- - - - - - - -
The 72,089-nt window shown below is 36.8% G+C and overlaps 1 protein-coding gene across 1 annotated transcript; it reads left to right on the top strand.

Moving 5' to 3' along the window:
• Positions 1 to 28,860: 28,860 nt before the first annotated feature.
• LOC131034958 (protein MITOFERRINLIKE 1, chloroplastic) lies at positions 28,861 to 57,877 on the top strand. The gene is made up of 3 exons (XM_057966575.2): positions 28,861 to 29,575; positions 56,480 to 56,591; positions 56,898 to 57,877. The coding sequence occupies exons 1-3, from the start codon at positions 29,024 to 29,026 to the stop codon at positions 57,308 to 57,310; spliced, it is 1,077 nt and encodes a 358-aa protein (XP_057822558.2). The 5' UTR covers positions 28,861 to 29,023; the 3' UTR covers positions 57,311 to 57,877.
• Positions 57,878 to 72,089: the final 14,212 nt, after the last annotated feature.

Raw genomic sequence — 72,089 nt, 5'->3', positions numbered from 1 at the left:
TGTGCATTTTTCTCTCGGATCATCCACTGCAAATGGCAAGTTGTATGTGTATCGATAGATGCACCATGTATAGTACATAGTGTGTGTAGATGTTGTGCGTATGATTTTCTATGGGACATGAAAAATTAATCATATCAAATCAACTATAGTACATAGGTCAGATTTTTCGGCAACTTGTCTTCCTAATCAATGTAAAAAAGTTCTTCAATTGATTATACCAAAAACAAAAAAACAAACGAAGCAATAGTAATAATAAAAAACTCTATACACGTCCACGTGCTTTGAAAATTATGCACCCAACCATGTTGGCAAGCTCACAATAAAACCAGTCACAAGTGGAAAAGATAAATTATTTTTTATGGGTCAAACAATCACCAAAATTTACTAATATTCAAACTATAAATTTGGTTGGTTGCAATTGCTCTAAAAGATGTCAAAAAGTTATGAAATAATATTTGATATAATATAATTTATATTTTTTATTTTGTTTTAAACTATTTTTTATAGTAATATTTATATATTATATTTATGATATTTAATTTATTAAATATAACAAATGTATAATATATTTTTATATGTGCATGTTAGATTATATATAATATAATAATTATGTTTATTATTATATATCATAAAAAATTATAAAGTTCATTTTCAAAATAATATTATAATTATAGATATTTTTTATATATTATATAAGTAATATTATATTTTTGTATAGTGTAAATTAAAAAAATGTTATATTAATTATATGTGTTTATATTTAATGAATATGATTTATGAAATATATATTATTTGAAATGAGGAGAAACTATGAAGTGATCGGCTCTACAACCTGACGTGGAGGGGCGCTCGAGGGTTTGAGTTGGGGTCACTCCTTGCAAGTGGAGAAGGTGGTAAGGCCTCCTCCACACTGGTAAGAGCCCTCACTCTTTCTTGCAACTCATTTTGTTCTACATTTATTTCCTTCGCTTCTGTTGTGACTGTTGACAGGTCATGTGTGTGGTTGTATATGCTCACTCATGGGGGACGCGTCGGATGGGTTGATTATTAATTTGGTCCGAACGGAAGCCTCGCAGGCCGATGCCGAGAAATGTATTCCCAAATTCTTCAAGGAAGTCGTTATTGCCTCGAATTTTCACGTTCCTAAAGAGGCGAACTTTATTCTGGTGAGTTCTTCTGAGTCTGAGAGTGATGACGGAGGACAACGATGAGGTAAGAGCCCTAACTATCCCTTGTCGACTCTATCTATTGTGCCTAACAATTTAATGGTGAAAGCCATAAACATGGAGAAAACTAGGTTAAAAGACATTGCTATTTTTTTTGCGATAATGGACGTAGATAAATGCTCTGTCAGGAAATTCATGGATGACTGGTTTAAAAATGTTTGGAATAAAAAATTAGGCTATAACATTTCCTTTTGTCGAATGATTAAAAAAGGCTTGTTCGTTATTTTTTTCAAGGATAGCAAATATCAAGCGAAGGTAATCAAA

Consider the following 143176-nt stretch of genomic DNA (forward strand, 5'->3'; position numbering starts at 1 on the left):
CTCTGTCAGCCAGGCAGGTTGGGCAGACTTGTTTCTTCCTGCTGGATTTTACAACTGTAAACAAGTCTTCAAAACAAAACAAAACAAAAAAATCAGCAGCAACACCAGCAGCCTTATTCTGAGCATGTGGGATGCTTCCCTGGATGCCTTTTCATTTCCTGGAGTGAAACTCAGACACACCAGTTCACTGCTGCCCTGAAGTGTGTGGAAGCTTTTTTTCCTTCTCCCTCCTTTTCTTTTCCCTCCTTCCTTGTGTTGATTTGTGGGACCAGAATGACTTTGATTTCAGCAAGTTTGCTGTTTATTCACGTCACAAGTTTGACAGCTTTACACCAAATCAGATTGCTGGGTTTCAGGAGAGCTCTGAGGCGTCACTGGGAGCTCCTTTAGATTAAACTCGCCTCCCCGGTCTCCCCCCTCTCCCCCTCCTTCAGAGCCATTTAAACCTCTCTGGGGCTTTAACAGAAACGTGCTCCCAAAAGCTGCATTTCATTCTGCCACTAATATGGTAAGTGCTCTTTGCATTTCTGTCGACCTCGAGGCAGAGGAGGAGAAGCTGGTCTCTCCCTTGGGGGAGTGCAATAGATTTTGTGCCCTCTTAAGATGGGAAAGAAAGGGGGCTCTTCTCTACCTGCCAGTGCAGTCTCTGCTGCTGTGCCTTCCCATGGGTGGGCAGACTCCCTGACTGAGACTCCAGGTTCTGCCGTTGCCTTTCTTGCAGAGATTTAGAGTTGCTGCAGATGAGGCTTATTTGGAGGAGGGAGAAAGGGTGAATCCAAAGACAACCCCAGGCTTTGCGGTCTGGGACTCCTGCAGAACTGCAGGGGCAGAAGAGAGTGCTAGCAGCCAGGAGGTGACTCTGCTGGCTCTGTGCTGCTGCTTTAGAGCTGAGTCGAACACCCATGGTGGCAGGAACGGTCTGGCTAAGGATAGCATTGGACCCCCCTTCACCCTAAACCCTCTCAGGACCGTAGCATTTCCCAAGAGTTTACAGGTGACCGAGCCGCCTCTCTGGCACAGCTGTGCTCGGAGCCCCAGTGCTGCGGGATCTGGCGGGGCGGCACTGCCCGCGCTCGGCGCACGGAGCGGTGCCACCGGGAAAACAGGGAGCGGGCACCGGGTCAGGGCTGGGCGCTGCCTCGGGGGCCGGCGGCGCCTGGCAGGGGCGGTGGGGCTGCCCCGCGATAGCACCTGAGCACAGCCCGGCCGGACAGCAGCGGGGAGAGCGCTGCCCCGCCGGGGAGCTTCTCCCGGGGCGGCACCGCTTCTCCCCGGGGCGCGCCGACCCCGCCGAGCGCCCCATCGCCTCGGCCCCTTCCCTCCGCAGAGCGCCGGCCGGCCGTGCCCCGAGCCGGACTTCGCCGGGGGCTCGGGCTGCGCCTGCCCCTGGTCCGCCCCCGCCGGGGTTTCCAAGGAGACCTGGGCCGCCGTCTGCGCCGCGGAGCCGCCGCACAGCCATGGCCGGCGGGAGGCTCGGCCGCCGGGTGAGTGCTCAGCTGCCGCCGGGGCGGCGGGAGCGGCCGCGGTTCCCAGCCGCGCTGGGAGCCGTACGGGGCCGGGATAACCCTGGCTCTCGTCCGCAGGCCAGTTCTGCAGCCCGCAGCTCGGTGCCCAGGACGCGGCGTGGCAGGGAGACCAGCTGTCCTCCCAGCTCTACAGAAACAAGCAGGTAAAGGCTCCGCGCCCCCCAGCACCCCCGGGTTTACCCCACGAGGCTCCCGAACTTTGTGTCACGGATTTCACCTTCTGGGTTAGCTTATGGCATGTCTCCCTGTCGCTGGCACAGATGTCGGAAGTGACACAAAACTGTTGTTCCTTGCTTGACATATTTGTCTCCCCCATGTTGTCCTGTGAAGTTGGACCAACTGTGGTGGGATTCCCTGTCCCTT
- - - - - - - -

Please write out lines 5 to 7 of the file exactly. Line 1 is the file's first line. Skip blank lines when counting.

• Positions 57,878 to 72,089: the final 14,212 nt, after the last annotated feature.

Raw genomic sequence — 72,089 nt, 5'->3', positions numbered from 1 at the left:
TGTGCATTTTTCTCTCGGATCATCCACTGCAAATGGCAAGTTGTATGTGTATCGATAGATGCACCATGTATAGTACATAGTGTGTGTAGATGTTGTGCGTATGATTTTCTATGGGACATGAAAAATTAATCATATCAAATCAACTATAGTACATAGGTCAGATTTTTCGGCAACTTGTCTTCCTAATCAATGTAAAAAAGTTCTTCAATTGATTATACCAAAAACAAAAAAACAAACGAAGCAATAGTAATAATAAAAAACTCTATACACGTCCACGTGCTTTGAAAATTATGCACCCAACCATGTTGGCAAGCTCACAATAAAACCAGTCACAAGTGGAAAAGATAAATTATTTTTTATGGGTCAAACAATCACCAAAATTTACTAATATTCAAACTATAAATTTGGTTGGTTGCAATTGCTCTAAAAGATGTCAAAAAGTTATGAAATAATATTTGATATAATATAATTTATATTTTTTATTTTGTTTTAAACTATTTTTTATAGTAATATTTATATATTATATTTATGATATTTAATTTATTAAATATAACAAATGTATAATATATTTTTATATGTGCATGTTAGATTATATATAATATAATAATTATGTTTATTATTATATATCATAAAAAATTATAAAGTTCATTTTCAAAATAATATTATAATTATAGATATTTTTTATATATTATATAAGTAATATTATATTTTTGTATAGTGTAAATTAAAAAAATGTTATATTAATTATATGTGTTTATATTTAATGAATATGATTTATGAAATATATATTATTTGAAATGAGGAGAAACTATGAAGTGATCGGCTCTACAACCTGACGTGGAGGGGCGCTCGAGGGTTTGAGTTGGGGTCACTCCTTGCAAGTGGAGAAGGTGGTAAGGCCTCCTCCACACTGGTAAGAGCCCTCACTCTTTCTTGCAACTCATTTTGTTCTACATTTATTTCCTTCGCTTCTGTTGTGACTGTTGACAGGTCATGTGTGTGGTTGTATATGCTCACTCATGGGGGACGCGTCGGATGGGTTGATTATTAATTTGGTCCGAACGGAAGCCTCGCAGGCCGATGCCGAGAAATGTATTCCCAAATTCTTCAAGGAAGTCGTTATTGCCTCGAATTTTCACGTTCCTAAAGAGGCGAACTTTATTCTGGTGAGTTCTTCTGAGTCTGAGAGTGATGACGGAGGACAACGATGAGGTAAGAGCCCTAACTATCCCTTGTCGACTCTATCTATTGTGCCTAACAATTTAATGGTGAAAGCCATAAACATGGAGAAAACTAGGTTAAAAGACATTGCTATTTTTTTTGCGATAATGGACGTAGATAAATGCTCTGTCAGGAAATTCATGGATGACTGGTTTAAAAATGTTTGGAATAAAAAATTAGGCTATAACATTTCCTTTTGTCGAATGATTAAAAAAGGCTTGTTCGTTATTTTTTTCAAGGATAGCAAATATCAAGCGAAGGTAATCAAA